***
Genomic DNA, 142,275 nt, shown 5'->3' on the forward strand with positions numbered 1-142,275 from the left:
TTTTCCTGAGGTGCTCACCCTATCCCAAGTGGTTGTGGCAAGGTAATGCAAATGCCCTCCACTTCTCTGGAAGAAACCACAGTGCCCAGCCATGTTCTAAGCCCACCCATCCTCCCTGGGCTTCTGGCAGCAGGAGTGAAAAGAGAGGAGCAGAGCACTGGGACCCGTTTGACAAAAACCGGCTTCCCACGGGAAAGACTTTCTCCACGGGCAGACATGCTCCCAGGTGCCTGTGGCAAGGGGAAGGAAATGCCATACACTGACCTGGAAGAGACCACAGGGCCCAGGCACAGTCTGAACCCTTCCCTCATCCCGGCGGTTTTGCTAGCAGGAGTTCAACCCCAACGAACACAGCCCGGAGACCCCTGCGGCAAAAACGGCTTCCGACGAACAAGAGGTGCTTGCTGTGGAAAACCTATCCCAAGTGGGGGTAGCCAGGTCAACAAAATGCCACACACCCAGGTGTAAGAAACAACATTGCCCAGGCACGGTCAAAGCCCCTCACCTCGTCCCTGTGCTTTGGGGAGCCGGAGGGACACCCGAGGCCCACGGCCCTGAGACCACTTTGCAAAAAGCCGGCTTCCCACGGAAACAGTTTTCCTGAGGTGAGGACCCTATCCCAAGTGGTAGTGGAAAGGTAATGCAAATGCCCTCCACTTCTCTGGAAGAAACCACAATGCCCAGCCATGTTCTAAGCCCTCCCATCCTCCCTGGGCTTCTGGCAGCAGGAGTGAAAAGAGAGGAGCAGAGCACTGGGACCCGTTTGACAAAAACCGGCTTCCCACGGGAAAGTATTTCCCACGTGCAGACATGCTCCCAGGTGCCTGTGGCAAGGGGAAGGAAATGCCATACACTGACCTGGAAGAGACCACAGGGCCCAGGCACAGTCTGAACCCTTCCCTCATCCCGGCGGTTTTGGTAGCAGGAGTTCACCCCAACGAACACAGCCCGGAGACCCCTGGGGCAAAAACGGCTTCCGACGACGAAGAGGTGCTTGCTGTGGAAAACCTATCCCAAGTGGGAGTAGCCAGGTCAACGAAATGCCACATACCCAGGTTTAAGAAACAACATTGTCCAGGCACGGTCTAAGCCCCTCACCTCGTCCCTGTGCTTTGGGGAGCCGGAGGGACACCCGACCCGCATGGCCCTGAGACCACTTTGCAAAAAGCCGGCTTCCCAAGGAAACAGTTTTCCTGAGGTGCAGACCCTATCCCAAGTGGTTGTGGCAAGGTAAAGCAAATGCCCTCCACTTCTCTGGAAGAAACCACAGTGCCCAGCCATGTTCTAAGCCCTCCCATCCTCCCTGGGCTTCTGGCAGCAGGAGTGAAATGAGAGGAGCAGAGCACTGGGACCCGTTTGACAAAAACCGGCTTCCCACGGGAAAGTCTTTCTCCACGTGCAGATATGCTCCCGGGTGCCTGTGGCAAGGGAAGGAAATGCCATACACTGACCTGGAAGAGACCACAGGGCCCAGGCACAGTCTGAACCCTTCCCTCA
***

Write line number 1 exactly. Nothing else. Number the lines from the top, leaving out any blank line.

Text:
Genomic DNA, 142,275 nt, shown 5'->3' on the forward strand with positions numbered 1-142,275 from the left: